I can sort of identify Mauritians the way I can British people abroad. Maybe it's a kind of sixth sense.
So one morning this lady I'd seen several times stopped outside our tent, talking to another person. Jamie said to me, "I bet she's Mauritian." I told her, "That's exactly what I was thinking."
As she spoke, I recognised certain pronounciations made only by Mauritians when speaking English. So I moved in and struck up a conversation, asking her outright, "Are you from Mauritius?"
She said yes and added, "I was thinking the same of you. I'd seen you around several times."
The conversation went on, me asking her who she knew that I might know. Sure enough, what with Mauritius being a small island, she knew relations of mine, including my second cousin who lives in Melbourne with her kids.
We parted after a great chat. I wrote down her name (Joan), because I was going to mention her to my father, to see if he knew/remembered her. She continued her walk along the beach and then, about an hour later, reappeared.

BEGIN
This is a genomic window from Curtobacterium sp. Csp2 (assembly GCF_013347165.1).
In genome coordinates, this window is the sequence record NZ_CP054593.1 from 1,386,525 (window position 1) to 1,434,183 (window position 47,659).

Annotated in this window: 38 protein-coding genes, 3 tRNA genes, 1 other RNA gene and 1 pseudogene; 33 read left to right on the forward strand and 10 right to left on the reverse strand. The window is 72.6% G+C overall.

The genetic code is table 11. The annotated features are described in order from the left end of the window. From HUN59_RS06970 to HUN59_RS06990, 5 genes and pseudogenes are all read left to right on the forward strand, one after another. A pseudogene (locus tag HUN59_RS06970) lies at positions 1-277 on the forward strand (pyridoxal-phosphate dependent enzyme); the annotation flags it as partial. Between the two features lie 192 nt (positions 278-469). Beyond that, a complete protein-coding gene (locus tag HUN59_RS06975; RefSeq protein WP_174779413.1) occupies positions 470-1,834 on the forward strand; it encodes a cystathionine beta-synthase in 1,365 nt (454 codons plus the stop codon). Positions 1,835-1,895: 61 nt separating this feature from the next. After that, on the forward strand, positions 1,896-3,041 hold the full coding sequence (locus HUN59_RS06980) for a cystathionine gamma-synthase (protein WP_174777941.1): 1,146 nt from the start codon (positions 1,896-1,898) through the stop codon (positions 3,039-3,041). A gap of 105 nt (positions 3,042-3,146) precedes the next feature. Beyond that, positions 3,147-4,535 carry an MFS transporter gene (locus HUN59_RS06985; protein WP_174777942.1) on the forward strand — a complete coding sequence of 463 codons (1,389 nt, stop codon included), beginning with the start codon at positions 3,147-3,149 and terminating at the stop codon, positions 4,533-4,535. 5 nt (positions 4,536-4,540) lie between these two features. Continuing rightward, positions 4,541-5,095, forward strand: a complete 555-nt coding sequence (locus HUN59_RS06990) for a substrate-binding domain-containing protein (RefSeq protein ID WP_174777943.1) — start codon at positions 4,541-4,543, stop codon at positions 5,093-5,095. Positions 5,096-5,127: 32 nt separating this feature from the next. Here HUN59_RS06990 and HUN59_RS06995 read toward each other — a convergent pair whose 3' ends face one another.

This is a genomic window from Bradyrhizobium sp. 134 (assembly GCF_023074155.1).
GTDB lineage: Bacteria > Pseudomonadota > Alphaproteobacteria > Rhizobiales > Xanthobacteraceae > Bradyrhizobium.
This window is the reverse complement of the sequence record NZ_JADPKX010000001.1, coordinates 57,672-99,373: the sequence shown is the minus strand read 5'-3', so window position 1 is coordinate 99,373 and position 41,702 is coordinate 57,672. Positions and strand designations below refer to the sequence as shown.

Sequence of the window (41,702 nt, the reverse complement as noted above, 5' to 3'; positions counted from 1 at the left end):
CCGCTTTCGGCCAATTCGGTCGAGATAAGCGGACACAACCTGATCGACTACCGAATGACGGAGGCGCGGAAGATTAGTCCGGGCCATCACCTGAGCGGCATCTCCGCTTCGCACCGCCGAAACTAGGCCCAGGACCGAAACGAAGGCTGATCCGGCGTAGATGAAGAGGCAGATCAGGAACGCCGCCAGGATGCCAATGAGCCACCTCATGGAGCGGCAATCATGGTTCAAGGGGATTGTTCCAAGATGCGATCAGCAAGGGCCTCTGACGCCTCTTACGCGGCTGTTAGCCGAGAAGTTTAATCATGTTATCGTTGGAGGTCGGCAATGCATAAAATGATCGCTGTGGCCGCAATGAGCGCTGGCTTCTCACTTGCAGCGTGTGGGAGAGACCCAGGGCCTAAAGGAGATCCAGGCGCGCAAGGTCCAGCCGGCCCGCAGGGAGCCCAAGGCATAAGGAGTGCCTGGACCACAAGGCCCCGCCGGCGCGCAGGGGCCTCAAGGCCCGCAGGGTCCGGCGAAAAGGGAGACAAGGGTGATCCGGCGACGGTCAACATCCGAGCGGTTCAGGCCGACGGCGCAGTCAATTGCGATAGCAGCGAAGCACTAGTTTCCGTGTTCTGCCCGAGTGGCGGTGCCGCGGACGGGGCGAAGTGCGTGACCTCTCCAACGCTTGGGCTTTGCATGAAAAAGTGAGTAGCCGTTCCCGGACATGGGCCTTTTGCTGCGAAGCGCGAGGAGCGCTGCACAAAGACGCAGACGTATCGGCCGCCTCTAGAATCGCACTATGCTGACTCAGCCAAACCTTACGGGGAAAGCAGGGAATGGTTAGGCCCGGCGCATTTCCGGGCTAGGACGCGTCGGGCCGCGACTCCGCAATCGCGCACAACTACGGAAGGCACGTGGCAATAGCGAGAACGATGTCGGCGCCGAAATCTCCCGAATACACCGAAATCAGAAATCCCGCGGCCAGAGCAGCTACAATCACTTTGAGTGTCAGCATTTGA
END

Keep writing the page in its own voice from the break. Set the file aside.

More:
"Hi Claude," she said. "What's your dad's name?" she asked, as though something had been on her mind. I told her and her face dropped, like she'd been told she had won the lottery.
"My God! You're kidding." Turns out she knew my dad, uncles, aunts, grandparents etc. In fact, her cousin was married to one of my grandmother's brothers. So, through marriage rather than blood, we are related.
Jamie and I went out for the rest of the day and when we returned I went off to do some work on the computer. As I came back to the tent, there she was - with her German husband. She wanted to introduce us.
She was as excited about our meeting as we were. She said after our initial meeting she had jumped on the phone the moment she got home and called her sister to tell her all about it. She also called her cousin in Mauritius, who, as it happened, was celebrating there with my uncle, who had turned 70!
Mauritians are fantastic, believe me - so warm and welcoming. I'm lucky to be half-Mauritian. She wanted us to come to dinner. Not only that, she wanted us to come and stay at her house. She wanted to drive us to the airport. She just wanted to help.
She was so disappointed we had met at the end of our Australian trip. But I get the feeling that somewhere, somehow, we will meet again.